Second, the effect of discretizing units is less important for certain people. For instance, people who are very good at processing numbers show less of an impact. This makes perfect sense, because they can already and intuitively evaluate what the numerical values mean. Discretizing units also have less of an effect for people who are very knowledgeable about the field in which the information is offered. For example, people who are really into dieting probably know that 65 grams of sugar is quite a lot of sugar. Translating this into cubes will probably not change much. However, in many areas in which the receiver of information may not be an expert, or for people who generally have difficulty processing numerical information, discretizing units seem to make an important difference.
The crossroads of marketing and consumer behaviour is partly defined by quantitative information. So what does the effect of discretizing units imply in this area? We’ve already seen how the example of listing sugar as “cubes” could affect the way companies market sugary products. Now let’s look at an ecological-based example: the way in which car companies describe the fuel efficiency of their vehicles. This is an increasingly important differentiator as people choose between regular, hybrid or fully electric models.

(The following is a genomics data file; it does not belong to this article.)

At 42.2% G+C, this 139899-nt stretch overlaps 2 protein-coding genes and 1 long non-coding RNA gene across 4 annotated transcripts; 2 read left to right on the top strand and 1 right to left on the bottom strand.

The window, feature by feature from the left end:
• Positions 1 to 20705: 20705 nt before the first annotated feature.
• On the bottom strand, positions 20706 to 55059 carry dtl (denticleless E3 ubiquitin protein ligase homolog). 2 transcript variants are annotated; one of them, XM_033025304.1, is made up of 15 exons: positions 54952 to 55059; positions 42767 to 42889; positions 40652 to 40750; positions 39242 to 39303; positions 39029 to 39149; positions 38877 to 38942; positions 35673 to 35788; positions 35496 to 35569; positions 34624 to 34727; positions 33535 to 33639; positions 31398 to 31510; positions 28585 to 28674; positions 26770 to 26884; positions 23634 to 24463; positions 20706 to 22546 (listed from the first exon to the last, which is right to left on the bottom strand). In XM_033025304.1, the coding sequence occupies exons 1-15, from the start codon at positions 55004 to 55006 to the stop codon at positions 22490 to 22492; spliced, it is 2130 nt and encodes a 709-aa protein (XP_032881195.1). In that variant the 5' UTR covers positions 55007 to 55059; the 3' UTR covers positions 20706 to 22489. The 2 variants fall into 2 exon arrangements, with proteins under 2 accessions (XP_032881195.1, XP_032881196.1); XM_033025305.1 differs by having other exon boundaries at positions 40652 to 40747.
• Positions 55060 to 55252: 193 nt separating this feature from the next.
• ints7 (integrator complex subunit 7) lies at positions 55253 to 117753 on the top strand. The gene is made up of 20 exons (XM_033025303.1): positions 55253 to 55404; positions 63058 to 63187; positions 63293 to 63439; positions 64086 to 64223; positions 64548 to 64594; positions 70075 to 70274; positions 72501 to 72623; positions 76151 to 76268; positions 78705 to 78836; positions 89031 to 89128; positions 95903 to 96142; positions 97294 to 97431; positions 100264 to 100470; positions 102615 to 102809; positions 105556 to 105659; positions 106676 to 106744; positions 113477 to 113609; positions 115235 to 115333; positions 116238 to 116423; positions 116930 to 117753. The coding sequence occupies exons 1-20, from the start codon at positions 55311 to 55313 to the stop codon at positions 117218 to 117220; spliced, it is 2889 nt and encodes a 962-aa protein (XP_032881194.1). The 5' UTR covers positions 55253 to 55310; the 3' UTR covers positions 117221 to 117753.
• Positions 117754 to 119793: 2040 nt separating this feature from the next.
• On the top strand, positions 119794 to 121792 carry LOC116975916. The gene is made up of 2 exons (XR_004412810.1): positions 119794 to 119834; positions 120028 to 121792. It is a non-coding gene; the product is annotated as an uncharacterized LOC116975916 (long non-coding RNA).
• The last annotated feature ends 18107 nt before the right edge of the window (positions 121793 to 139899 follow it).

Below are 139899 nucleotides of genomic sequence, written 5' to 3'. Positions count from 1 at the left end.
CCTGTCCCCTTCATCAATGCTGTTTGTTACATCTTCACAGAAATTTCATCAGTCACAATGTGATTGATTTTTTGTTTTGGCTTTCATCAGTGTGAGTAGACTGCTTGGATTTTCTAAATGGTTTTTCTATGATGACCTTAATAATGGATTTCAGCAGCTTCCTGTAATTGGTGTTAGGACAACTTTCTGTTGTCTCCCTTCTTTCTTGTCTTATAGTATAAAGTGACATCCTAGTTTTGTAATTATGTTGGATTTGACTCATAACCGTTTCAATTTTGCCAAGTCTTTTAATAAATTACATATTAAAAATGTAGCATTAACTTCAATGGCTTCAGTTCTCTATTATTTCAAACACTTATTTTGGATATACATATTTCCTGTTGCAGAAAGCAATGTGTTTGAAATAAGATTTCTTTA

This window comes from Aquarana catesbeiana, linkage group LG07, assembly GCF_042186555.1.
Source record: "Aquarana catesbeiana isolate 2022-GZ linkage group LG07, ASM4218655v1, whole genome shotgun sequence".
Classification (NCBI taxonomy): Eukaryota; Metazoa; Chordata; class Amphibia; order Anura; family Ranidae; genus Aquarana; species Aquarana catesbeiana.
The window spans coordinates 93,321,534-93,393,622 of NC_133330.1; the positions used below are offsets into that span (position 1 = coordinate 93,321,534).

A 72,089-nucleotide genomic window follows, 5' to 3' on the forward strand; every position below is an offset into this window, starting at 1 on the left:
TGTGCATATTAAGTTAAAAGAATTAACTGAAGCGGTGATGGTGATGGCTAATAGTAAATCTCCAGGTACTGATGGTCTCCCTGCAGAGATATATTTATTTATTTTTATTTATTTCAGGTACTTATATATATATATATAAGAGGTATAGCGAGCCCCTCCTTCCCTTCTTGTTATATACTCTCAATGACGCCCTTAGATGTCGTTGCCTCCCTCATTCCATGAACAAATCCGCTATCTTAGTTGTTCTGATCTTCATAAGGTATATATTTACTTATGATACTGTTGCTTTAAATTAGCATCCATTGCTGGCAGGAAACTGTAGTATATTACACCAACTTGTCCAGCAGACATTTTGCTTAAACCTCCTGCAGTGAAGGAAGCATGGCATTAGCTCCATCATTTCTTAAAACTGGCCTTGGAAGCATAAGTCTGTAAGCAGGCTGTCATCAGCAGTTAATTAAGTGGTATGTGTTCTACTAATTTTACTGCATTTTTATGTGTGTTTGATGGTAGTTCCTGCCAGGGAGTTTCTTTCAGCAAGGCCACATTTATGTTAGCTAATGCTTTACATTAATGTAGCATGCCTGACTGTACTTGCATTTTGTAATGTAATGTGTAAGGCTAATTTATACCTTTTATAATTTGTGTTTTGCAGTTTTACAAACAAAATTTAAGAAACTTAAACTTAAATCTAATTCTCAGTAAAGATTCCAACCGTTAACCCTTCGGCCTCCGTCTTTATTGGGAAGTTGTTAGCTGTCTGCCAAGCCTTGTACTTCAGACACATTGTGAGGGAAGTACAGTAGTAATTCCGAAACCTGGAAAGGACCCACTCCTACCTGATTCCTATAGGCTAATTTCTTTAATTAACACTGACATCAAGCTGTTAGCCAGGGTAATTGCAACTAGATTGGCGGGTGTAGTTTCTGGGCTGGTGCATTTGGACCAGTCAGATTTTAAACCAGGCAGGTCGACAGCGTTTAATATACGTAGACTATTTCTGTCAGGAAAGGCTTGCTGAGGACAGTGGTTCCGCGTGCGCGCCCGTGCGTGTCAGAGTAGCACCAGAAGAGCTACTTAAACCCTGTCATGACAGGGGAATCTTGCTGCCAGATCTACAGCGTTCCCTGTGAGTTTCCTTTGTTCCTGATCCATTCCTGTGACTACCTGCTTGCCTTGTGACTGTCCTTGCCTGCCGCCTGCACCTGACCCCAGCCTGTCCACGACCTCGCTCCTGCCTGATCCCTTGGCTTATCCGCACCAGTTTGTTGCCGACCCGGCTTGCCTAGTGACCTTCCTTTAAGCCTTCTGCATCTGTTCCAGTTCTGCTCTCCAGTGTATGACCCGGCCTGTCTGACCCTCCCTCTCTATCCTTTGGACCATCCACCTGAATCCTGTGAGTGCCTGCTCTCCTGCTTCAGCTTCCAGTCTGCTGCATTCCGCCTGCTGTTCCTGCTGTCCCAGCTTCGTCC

What if car companies started to describe fuel economy information as ‘one-litre jerrycans per 100 kilometres’ instead of ‘litres per 100 kilometres’? It is likely that people would be able to make a better-informed decision. What about the way in which ecological organisations inform the public about the dangers of climate change? Might people be more supportive of environmental causes if the amount of melting arctic ice were specified in terms of ‘one-ton blocks of ice’ instead of ‘tons of ice’?
Clearly, our research into this is just the tip of the iceberg. We are also at the speculative stage in terms of real-world applicability – we are the first to admit that we conducted our studies in carefully controlled experimental situations. Therefore, we encourage others to investigate framing numerical information so that it is more intuitive for people – both in experimental situations and out in the field. After all, it could have important implications for companies, organisations and governments across the globe as they communicate their messages to the public – many of whom have difficulty processing numerical information.
Rotterdam School of Management (RSM)